Is Starbucks Really “Ditching Dairy”? Top Company Execs Say No!

About a month ago, the global community of dairy farmers was rocked by news headlines that proclaimed that Starbucks was “ditching dairy” and instead planned to promote plant based beverages “for the environment”.

We were doubly shocked. You see, two weeks earlier, we had been asked if we’d be interested in hosting a farm tour for Starbucks top executives looking to expand their knowledge on dairy farming. The tour facilitator explained that intention of the tour was to learn more about the environmental sustainability of dairy and dairy farming. We were happy to oblige because we truly do love hosting tours; but I must admit that the thought of hosting top execs from a multinational, well-recognized chain was a bit intimidating.

And then we heard the news that Starbucks was planning to phase out dairy. It was confusing to say the least, as we know first hand just how environmentally conscious we are as farmers. But it also made us very aware of the importance of our upcoming opportunity to showcase just how much dairy farmers do to steward and improve our land and environment while producing nutritive and delicious dairy. 

On Tuesday, February 11, Starbucks executives toured three farms in the Fraser Valley of British Columbia, and four more just across the border in Whatcom County, Washington State. We spent an hour and a half with this group: we showed them our farm, shared our family’s generational story of dairy farming, described our passion for stellar animal welfare, highlighted how we follow the latest research on animal care, reported on how we have partnered with the University of British Columbia on several research projects, and detailed all of the ways we steward our land to hand it over to the next generation of farmers in better shape than we received it. They asked some really great questions and were genuinely interested in how we farm. We were transparent and open about all aspects of our farm, and I think this helped to plant the seed for the feelings of connection and understanding and camaraderie that developed over the course of the tour.

Introducing ourselves and our farm.

The group also encouraged us to share our impressions on the sustainability of dairy, so we explained how dairy is a hyper-local product. Milk produced by our cows could be consumed at a Starbucks 20km away from the farm. We mentioned the regulations we are held to regarding manure management and how these protect our environment and aquifers. We talked about how manure is a valuable fertilizer, and how we use our farm’s manure to provide nutrition for the crops we grow to feed our cows. It’s one giant circle of sustainability.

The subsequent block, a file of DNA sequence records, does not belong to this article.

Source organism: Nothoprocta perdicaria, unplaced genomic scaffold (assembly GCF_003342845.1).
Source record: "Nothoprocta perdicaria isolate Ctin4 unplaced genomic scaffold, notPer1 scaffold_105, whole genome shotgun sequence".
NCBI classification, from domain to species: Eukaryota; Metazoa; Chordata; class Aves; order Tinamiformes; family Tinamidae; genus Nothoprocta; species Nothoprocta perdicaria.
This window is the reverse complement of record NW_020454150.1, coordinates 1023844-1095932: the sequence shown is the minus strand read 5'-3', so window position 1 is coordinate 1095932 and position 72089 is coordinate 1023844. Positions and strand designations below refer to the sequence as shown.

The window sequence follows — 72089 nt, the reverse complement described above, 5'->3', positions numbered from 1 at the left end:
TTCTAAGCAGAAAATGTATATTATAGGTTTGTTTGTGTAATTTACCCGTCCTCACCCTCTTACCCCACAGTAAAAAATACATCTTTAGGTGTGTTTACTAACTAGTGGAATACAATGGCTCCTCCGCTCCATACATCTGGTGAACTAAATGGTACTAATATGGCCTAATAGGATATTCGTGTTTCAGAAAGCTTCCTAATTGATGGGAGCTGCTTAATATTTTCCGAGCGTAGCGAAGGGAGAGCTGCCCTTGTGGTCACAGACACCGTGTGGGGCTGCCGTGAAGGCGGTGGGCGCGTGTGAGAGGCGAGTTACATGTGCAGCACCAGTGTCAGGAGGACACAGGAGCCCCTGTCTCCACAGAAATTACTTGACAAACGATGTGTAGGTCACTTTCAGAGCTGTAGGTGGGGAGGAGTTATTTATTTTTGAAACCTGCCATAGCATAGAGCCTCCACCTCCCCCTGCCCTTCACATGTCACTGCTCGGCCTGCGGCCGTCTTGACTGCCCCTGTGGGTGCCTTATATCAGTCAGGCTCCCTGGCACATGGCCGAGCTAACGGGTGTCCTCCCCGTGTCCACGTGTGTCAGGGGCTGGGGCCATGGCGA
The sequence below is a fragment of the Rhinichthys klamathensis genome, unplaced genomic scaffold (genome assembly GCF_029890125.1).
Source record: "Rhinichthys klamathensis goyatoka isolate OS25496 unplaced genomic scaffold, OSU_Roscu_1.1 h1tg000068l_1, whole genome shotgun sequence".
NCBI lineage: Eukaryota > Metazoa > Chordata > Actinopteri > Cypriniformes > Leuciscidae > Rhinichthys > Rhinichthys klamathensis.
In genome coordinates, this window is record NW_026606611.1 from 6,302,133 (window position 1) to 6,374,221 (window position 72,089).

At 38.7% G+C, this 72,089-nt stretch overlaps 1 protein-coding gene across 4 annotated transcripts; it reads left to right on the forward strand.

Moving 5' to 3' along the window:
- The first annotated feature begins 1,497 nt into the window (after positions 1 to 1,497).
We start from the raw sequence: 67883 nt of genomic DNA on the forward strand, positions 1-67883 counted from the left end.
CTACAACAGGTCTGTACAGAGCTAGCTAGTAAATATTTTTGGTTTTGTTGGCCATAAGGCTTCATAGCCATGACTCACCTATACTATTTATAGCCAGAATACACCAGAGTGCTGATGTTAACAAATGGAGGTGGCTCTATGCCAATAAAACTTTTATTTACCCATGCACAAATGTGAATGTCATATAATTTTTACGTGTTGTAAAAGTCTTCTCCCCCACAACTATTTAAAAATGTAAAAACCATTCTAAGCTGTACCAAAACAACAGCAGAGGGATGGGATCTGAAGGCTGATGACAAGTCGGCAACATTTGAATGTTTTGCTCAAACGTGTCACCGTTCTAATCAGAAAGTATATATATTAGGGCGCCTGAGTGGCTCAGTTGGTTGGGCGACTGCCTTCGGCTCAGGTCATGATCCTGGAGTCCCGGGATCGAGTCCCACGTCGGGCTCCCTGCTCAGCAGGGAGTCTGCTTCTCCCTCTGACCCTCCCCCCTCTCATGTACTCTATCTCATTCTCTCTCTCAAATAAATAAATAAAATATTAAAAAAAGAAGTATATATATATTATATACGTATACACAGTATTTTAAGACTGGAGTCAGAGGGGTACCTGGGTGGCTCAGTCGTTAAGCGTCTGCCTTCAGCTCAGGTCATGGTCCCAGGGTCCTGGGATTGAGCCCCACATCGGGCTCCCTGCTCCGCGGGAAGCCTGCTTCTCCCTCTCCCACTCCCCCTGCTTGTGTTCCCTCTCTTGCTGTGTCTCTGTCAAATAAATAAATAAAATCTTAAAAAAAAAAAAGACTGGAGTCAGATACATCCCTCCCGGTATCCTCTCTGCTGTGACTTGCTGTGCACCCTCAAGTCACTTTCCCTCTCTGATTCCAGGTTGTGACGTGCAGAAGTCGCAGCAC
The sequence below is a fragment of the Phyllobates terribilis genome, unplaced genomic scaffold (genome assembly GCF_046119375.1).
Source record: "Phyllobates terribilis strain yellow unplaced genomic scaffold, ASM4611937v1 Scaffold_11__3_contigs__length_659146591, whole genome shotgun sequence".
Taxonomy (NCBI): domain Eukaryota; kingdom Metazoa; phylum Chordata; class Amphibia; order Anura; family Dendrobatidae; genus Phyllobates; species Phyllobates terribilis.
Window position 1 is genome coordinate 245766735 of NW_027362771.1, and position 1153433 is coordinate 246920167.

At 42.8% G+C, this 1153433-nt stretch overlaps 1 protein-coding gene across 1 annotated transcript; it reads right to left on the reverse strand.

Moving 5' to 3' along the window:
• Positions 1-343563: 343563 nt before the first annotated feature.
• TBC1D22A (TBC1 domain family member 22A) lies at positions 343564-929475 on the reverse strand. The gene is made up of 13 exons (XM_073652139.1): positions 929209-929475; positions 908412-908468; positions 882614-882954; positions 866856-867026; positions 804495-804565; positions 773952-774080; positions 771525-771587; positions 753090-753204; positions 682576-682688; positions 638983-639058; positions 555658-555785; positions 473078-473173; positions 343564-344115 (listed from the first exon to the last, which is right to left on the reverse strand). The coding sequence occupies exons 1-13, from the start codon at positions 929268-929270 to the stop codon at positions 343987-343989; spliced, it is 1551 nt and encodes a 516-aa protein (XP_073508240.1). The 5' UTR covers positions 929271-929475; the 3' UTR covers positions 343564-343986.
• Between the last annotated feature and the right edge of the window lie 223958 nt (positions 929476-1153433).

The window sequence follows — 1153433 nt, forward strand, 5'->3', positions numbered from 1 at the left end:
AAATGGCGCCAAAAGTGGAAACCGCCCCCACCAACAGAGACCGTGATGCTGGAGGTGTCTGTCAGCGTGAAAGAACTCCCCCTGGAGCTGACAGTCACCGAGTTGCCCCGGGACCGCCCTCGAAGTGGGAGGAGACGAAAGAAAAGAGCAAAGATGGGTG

At the end of the tour, we were given an opportunity to ask our own questions. And we didn’t hold back. We thanked them for showing interest in dairy farming but explained that we were very confused about the recent news that Starbucks was phasing out dairy. Since Michael Kobori, chief sustainabilty officer had just started his new position at Starbucks a month earlier, he deferred to Hans Melotte, Vice President of Starbucks global supply chain, on this question.

Mr. Melotte began by saying that Starbucks absolutely has not committed to “phasing out” dairy. He referenced Starbucks CEO Kevin Johnson’s letter, where he stated that one of the 5 environmental strategies to be implemented by Starbucks was to “expand plant-based options, migrating toward a more environmentally friendly menu”. (Find the full text here: https://stories.starbucks.com/stories/2020/message-from-starbucks-ceo-kevin-johnson-starbucks-new-sustainability-commitment/)

 

Mr. Melotte reiterated several times that Starbucks will continue to serve dairy products. Starbucks is simply adding more options to their menu AND looking at ways to be more environmentally sustainable.

This visit to dairy farms was part of that initiative to learn about sustainability on dairy farms and how Starbucks can encourage and support sustainability initiatives in the global dairy industry. He stated that dairy is a huge part of Starbucks’ business, and this will continue into the future.

By the time the group left, they felt like old friends. At the debrief session with the tour facilitators the next day, Starbucks tour attendees shared how excited they were to connect and engage with farmers and learn more about dairy farming. They were in awe of all the different hats farmers wear: nutrition specialist, soil expert, animal caretaker, business person, etc, etc. They were impressed to learn how valuable dairy farming is to local economies and how closely connected our farms are to Starbucks coffee shops in our communities. It seems the realization that milk from our farms in all likelihood ends up at one of our local Starbucks shops was pretty impressive to them! The group will continue their learning to better understand dairy, its impacts and opportunities, and how Starbucks might play a role to support the industry and farmers. Every individual was extremely grateful to have been able to meet dairy farmers in person to learn from us and, most importantly, experience the human side of agriculture.